Borges said, in an interview for the Paris Review in 1967, “When I was a young man, I was always hunting for new metaphors. Then I found out that good metaphors are always the same. I mean you compare time to a road, death to sleeping, life to dreaming, and those are the great metaphors in literature because they correspond to something essential.” Idra Novey’s central metaphor throughout The Next Country is certainly the road, with both time and experience moving along it, though not in a clear linear path. Sometimes the roads go nowhere, or curve, or disappear. In Novey’s landscape, they are as likely to take us into a dream state as into a new physical location or era. She allows the logic of memory and desire to be the engine. Her poetry borrows much from the Latin American trope of magical realism, turning women into parchment and bottles, creating a violin in the speaker’s pocket, and receding the tides of oceans so far as to make their beds walkable.
For the most part, these magical qualities bestow a quiet, breathy feel to the poems. The world feels unfamiliar, ripe for exploration and wonder. Novey’s linguistic skill is evident in her precise and graceful evocation of this atmosphere. She is also adept at handling the intimacies of the interpersonal, and through her poems we come to understand a strong sense of family and spousal relationships without the language ever feeling overly confessional or self-involved. At times, however, I wished for some counterpart to these qualities—a gritty, loud, more public sort of poem. She is, after all, writing about Chile during and after Augusto Pinochet’s dictatorial rule, and her settings are often Santiago and New York, two major international cities. Yet the poems are almost always quiet and clipped. Only the occasional siren’s wail enters the background, or the mention of a stadium in which people were tortured. Novey’s poem “The End of Augusto” refers more directly to a public event—Pinochet’s death in 2006—and yet it ends up becoming almost a still life, with French toast and a bowl of fruit at the center of the poem. The book’s heart is not politics, and I would not argue that it should be. But tonal variation, through an allowance of a bit more of the outside world, in all its conflict and chaos, might make an interesting counterpoint to the speaker’s quietude, adding a further dimension to the collection.
On the other hand, in a dictatorship, silence is often the rule. What happens underneath, without words, tells much more of the story. In an early poem, “Into the Atacama,” Novey uses the refrain, “When I said _______, I meant _______,” making the case both for the difficulty of translating inner thoughts to communicated words as well as the necessities of coding for privacy and safety. Poetry’s compact and restricted form has always been appealing to writers as a vehicle through which to describe repression, to say the unsayable. Governmental language in particular comes charged with claims to power. In Novey’s poem, “Customs,” describing the experience of government processing to enter another country, the word “declare” takes on double meanings. What can a traveler take with her? What will she admit to carrying? And what can such a poetry declare outright? At the end of the poem, she concludes, “we are what we carry undeclared.”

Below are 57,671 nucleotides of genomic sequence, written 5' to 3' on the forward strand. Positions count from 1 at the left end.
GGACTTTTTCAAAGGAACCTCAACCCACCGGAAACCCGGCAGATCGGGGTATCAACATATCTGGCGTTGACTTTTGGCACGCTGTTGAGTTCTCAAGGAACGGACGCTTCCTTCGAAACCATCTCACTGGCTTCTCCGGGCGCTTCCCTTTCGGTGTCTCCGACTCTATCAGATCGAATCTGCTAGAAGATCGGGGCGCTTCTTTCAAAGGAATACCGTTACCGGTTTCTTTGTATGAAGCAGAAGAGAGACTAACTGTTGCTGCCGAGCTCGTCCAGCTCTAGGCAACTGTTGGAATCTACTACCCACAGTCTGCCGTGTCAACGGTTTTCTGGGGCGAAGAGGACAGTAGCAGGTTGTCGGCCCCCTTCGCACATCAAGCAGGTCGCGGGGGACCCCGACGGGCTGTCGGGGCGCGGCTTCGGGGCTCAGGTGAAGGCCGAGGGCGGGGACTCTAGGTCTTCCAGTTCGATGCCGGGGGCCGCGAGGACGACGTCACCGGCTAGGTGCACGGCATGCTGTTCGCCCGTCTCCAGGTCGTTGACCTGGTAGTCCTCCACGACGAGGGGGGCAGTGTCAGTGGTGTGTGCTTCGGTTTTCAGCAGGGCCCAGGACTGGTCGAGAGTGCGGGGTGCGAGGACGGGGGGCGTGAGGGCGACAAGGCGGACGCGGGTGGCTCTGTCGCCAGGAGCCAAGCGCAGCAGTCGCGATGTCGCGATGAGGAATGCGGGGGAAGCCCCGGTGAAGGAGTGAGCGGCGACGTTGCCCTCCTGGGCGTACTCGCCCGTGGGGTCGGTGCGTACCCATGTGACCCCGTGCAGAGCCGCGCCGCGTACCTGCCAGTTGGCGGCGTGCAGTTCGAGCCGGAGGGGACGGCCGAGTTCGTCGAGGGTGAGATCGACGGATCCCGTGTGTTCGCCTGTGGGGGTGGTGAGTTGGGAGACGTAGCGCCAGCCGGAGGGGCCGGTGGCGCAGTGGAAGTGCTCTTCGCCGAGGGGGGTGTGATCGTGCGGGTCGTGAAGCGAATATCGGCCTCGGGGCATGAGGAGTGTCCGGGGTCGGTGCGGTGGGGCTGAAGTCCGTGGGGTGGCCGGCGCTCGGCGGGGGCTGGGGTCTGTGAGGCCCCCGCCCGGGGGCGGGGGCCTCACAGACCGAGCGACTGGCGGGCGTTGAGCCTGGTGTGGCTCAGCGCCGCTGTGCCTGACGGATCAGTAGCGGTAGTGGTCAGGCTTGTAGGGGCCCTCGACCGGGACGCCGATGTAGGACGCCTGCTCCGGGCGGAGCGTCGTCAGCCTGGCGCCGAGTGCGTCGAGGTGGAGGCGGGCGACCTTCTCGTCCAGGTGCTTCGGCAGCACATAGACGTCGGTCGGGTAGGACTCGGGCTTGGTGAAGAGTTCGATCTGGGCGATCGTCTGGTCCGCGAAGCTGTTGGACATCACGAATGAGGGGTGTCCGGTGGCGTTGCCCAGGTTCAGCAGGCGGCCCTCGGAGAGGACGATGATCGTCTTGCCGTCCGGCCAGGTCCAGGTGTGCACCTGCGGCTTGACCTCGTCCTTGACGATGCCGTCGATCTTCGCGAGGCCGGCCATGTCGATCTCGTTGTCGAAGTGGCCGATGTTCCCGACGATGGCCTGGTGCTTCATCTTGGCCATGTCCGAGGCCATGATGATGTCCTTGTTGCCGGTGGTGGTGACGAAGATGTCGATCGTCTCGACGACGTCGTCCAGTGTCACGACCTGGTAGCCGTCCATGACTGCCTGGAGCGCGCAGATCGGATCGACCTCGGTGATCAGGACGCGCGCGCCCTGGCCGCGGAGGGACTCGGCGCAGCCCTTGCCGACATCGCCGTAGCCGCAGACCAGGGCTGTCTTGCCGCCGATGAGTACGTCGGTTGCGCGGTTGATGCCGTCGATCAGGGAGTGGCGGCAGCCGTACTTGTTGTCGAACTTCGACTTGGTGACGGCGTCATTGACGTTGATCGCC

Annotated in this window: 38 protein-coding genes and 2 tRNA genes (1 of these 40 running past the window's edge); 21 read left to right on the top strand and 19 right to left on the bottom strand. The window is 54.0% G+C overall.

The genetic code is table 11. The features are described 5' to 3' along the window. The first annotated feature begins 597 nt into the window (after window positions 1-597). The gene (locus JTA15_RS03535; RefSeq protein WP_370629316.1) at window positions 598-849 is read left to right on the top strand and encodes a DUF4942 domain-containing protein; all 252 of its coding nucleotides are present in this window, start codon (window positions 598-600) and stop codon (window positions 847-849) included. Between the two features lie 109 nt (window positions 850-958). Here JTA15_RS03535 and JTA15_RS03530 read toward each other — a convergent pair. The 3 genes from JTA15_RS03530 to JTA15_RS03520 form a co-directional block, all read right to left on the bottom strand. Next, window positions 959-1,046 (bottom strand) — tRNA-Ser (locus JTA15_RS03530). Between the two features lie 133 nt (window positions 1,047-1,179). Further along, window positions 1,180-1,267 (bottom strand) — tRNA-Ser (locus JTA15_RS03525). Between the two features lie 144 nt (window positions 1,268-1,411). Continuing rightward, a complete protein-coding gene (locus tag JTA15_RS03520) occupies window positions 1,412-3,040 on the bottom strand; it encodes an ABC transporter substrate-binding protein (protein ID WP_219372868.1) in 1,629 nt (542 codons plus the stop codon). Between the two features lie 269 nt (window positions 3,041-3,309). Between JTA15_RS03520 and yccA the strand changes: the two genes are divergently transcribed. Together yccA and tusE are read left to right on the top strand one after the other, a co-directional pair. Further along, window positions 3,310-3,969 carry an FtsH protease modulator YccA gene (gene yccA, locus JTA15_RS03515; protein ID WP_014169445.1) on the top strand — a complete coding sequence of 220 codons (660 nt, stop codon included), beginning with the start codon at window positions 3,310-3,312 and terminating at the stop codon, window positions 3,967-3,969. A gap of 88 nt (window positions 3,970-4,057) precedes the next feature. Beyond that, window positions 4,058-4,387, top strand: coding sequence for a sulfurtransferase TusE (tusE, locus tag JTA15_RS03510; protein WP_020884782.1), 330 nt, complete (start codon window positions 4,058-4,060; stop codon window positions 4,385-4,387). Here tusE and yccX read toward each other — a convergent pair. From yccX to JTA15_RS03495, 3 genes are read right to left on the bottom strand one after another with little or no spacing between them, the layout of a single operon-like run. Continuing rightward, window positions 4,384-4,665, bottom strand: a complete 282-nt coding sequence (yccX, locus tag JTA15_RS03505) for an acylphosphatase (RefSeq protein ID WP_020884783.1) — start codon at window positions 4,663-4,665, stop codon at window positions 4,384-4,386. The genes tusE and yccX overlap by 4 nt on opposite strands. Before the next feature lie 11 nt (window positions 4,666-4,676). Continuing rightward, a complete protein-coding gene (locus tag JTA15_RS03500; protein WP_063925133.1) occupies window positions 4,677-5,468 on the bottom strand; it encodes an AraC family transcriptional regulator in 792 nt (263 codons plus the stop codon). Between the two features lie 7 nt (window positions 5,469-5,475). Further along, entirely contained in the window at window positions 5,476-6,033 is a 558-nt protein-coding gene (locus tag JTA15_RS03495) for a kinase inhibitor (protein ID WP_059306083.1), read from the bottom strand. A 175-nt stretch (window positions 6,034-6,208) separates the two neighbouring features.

This is a poetry of the unsaid and the cautiously translated, of loss and fragmented memories. Novey’s act of remapping the world is also an act of gathering up the pieces. While on the surface we are charmed by her placing distant countries side by side, this is also a strategy of restricting losses, of charting what remains before it too disappears. In a country like the United States, which prizes newness and innovation above all, this is a difficult task. In Chile, it may be a dangerous one. Pinochet, when asked whether he was the head of Chile’s secret service during his Presidency, gave an answer that no doubt Novey would find appropriate: “I don’t remember, but it’s not true. And if it were true, I don’t remember.” Certainly, in a dictator’s wake, it is difficult to begin to speak openly again. The Next Country is an invitation—still quiet, but assured—for new language, memory, new maps.

rachel richardson is the author of Copperhead (Carnegie Mellon, 2011). Her poems have appeared in such journals as the Southern Review, Slate, Blackbird, and Memorious, and her essays and reviews can be found at the Poetry Foundation website, Kenyon Review, and elsewhere. She has taught at several prisons and universities, and is currently the Kenan Visiting Writer at UNC-Chapel Hill.

photo credit: Sandra Neumann